Третья мировая война 1946 - Красная волна - Сталин атак впервые - Альтернативная история

Третья мировая война 1946 - Красная волна - Сталин атак впервые - Альтернативная история
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Tuesday, February 15, 2011

Swedish Bomb by Mad Missouri

Office of Swedish Minister of Defense
September 6th, 1946

In attendance:
Minister Allan Vougt
General Helge Jung

MV: Good Morning General, thank you for coming so early. I wanted to speak with you about a few issues before tomorrow meeting of the Defense Union.

GJ: Of course, Sir. How may I be of service?

MV: First of all I wanted to let you know the developments in NATO have caused the Prime Minister to change his mind on your request. You will have your funding. Is everything still as the briefed me last month

GJ: Yes, Sir. The scientists at the Defense Research Establishment believe that given correct amounts of materials we can have a least one working atomic reactor in 2 to 3 years. We have our own domestic supply of uranium, but I am told we need a supply of heavy water also. As we speak we have a underwater salvage team attempting to recover a supply of heavy water from the bottom of Lake Tinnsjo. We working with the Norwegians to rebuild and repair of the Vemork power plant to make more. After we get a working reactor we will begin producing plutonium our own weapons. If all goes well they believe they can have a working weapon in 5 to 6 years after that reactor goes on line. If that first design is a success; the plan calls for a total of something between 75 to 100 atomic bombs built over ten years.

MV: That is a lot of money to spend on a single weapon that will not be ready for 6 to 8, if ever. General, we may not have that much time. NATO is falling apart, the Americans have shown they cannot be trusted, and the British are finished. The Russians have crippled the US atomic program. We may soon find ourselves a lone against the Russians.

GJ: I understand the international situation is dire. But I have spoken at length with our scientists they say that is the soonest we can hope for.

MV: What of our other armaments programs?

GJ: In those areas we have had more success. We have now begun manufacturing copies of the German Wurzburg radar system we purchased during the last war. We should The Institute for Aeronautic Research is has been testing a radio controlled anti-ship missile based on the German V1. Those tests have been the main reason for all the so called “Ghost missile” sightings that were in the news before this war started. That weapon may be ready sometime early next year. They are also working on missiles based on the V2 rocket technology, but nothing will come of that for a long time yet.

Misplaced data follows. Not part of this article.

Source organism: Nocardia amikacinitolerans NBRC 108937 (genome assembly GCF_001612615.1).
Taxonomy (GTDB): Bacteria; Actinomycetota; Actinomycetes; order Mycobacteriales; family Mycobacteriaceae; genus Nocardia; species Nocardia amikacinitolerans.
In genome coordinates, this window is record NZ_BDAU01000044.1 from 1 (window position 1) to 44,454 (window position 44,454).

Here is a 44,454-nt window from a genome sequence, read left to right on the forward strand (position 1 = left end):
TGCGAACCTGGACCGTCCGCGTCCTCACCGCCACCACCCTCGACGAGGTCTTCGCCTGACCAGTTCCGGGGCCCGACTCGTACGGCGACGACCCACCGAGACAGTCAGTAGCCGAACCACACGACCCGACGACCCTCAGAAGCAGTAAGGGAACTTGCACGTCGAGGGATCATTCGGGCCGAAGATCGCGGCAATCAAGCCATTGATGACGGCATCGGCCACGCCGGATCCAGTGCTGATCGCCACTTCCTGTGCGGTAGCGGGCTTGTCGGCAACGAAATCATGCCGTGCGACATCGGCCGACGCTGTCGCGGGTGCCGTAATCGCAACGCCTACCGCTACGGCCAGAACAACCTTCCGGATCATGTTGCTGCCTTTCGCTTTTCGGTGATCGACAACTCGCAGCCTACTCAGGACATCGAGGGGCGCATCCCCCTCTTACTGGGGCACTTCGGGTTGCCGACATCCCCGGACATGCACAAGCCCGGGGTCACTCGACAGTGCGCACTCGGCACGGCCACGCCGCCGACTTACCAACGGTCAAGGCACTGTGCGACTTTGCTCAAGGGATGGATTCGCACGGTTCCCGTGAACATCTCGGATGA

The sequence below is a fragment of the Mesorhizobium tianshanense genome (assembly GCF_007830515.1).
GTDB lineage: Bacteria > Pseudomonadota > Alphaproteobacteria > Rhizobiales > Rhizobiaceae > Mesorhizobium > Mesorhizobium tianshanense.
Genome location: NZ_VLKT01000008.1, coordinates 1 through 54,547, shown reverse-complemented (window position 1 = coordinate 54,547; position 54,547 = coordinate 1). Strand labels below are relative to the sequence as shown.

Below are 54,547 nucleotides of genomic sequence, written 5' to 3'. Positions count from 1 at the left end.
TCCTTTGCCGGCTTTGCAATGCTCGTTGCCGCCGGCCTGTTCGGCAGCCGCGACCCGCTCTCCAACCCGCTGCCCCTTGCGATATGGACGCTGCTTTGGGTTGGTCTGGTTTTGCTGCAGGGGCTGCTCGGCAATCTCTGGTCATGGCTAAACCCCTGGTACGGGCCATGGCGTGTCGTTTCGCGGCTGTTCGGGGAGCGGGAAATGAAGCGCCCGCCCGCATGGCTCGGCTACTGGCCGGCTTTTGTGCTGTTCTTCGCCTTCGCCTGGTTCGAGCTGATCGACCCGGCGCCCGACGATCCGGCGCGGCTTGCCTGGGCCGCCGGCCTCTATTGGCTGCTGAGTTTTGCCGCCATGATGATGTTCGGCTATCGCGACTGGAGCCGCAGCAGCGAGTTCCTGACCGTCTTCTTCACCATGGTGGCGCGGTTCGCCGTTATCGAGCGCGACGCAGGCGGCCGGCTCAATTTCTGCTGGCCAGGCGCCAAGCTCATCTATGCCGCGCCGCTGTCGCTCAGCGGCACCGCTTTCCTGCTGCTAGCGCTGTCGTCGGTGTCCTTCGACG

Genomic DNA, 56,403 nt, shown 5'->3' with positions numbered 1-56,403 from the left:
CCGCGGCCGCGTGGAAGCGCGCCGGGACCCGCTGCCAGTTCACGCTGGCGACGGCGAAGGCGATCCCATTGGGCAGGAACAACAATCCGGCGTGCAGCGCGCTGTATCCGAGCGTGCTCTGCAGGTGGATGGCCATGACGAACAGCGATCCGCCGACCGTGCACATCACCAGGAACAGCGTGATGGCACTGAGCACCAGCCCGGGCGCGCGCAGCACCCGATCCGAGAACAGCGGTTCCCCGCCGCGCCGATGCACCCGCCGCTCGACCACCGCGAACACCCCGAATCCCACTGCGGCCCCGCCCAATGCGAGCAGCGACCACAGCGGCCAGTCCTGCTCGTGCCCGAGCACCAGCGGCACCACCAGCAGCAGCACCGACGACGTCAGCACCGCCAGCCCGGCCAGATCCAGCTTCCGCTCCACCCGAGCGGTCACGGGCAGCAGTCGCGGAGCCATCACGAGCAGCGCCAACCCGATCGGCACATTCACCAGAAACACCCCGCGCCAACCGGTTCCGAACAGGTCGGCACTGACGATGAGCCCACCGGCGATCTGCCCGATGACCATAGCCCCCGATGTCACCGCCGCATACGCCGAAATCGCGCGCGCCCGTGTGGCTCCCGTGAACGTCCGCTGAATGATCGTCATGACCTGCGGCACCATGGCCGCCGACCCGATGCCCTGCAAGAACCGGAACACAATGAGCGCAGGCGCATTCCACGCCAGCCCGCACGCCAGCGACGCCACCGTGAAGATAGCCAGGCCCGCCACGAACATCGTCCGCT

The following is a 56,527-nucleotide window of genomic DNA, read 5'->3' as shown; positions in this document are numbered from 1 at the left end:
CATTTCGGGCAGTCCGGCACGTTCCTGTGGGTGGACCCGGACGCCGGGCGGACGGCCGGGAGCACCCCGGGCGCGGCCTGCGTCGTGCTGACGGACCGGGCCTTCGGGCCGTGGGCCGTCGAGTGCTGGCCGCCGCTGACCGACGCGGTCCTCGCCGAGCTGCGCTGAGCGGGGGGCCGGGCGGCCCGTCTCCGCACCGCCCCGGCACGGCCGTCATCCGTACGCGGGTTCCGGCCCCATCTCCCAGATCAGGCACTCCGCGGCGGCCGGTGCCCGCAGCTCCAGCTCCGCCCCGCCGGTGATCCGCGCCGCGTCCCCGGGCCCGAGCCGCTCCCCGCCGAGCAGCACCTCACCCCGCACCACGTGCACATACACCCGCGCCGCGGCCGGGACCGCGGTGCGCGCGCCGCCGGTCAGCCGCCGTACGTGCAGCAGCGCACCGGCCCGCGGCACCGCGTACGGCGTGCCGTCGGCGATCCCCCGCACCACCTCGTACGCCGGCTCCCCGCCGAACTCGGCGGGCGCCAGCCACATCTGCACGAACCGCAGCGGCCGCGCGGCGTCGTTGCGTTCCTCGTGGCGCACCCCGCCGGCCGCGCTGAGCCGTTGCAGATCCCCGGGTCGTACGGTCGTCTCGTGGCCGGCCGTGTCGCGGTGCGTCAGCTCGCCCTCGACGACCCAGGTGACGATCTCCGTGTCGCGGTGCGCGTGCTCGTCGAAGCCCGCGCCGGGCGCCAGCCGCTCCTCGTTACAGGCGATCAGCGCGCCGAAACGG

In the area of aircraft design we have made much progress. The Air Force has started combat testing of the new SAAB J21R jet powered fighter. So far we have a single unit of 3 aircraft, but SAAB claims that they will be able to produce another 4 this month, 6 to 8 the next and then if all goes well 20 a month starting in February next year. The limiting factor will be the availability of the jet engines. A manufacturing license for that engine was purchased from the British in late 1945, but we are still not producing enough to meet demand. The JxR Project is moving along nicely; the R-1001 design has been selected. We purchased the license to produce the de Havilland Ghost 45 engine last month. The first prototype will make its first flight in late summer of next year, God willing. The largest aircraft concern we have right now is in getting the British to honor the order we placed in late 1945 for the 70 Vampire jets. So far they have only agreed to send 20 planes in addition to the 20 we received in June.

MV: And what is the status of the Army projects?

GJ: We have made good progress in those areas. The Army has formed 2 battalion size special units based on the British Commandos and paratroopers. Both the Kustjägarna, and the Fallskärmsjägarna, are ready and have missions in the upcoming operations. We have arranged the purchase of 5000 P38 pistols from sources in Britain and the United States. We plan to use those to replace the failed m/40 pistols. That number will meet the needs of the front line troops for now. We have decided to have Husqvarna Vapenfabriks AB begin production of P38 pistols to meet all further needs. The Automatkarbin project has just start working a modern weapon that will use our standard 6.5mm ammunition. While they work on that, FFV-Carl Gustaf is looking into producing copies of the German StG44 automatic carbine and the MG42 machine gun. The troops now have more than enough of our new m/45 submachine guns. We have arranged for AB Bofors to produce a domestic copy of the British 17 pound anti-tank gun. That weapon will be the standard anti-tank gun and if possible tank armament for all future tanks. Also we have begun producing a copy of the German panzerfaust rocket. Also we should have an 84mm version of our m/42 recoilless anti-tank weapon soon.

MV: Good. Is everything ready for tomorrow?

GJ: Of course, the meeting will go off fine.

MV: Good. And General the Norwegians have agreed to release those German POWs you requested. The first train arrives later this week. But remember General neither that Norwegians nor the Danes will allow armed German formations on their soil.

GJ: I understand the delicate nature of rearming the Germans, but having those trained soldiers slowly starved to death in prison is a waste of resources. We should be able to organize at least 5 brigades out of those 25,000 troops. The Finns have agreed to accept all the German units we raise.

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